If you want to participate in genesis as a validator, you need to justify that you (or a delegator) have some stake at genesis, create one (or multiple) transaction to bond this stake to your validator address, and include this transaction in the genesis file.
We thus need to distinguish two cases:
Case 1: You want to bond the initial stake from your validator's address.
Case 2: You want to bond the initial stake from a delegator's address.
In this case, you will create a
terrad gentx \--amount <amount_of_delegation> \--commission-rate <commission_rate> \--commission-max-rate <commission_max_rate> \--commission-max-change-rate <commission_max_change_rate> \--pubkey <consensus_pubkey> \--name <key_name>
Note: This command automatically store your
~/.terrad/config/gentx for it to be processed at genesis.
gentx is a JSON file carrying a self-delegation. All genesis transactions are collected by a
genesis coordinator and validated against an initial
genesis.json. Such initial
genesis.json contains only a list of accounts and their coins. Once the transactions are processed, they are merged in the
In this case, you need both the signature of the validator and the delegator. Start by creating an unsigned
create-validator transaction, and save it in a file called
terracli tx staking create-validator \--amount=5luna \--pubkey=$(terrad tendermint show-validator) \--moniker="choose a moniker" \--chain-id=<chain_id> \--from=<key_name> \--commission-rate="0.10" \--commission-max-rate="0.20" \--commission-max-change-rate="0.01" \--address-delegator="address of the delegator" \--generate-only \> unsignedValTx.json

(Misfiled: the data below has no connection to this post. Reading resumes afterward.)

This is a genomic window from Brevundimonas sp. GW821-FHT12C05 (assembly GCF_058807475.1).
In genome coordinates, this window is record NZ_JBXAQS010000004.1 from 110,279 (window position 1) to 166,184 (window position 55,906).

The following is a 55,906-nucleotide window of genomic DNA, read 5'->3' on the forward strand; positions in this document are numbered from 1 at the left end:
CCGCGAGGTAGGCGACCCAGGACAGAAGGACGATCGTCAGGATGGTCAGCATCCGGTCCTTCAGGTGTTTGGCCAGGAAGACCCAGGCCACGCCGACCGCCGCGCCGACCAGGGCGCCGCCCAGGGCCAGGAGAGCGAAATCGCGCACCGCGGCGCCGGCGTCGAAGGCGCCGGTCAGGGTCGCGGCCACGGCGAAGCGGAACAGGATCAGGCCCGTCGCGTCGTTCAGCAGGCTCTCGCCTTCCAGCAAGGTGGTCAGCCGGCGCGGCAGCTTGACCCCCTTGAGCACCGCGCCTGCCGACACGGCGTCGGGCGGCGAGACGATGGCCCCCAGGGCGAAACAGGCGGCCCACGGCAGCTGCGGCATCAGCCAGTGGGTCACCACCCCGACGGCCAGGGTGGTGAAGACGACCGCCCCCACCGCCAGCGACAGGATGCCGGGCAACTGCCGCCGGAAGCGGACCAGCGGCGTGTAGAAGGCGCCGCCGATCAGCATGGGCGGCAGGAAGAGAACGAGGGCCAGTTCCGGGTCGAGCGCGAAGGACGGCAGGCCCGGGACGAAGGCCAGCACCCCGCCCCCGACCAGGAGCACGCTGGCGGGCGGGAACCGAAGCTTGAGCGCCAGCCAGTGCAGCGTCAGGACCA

Then, sign this
unsignedValTx with your validator's private key, and save the output in a new file
terracli tx sign unsignedValTx.json --from=<validator_key_name> > signedValTx.json
Then, pass this file to the delegator, who needs to run the following command:
terracli tx sign signedValTx.json --from=<delegator_key_name> > gentx.json
gentx.json needs to be included in the
~/.terrad/config/gentx folder on the validator's machine to be processed at genesis, just like in case 1 (except here it needs to be copied manually into the folder).
genesis.json file into
terrad's config directory.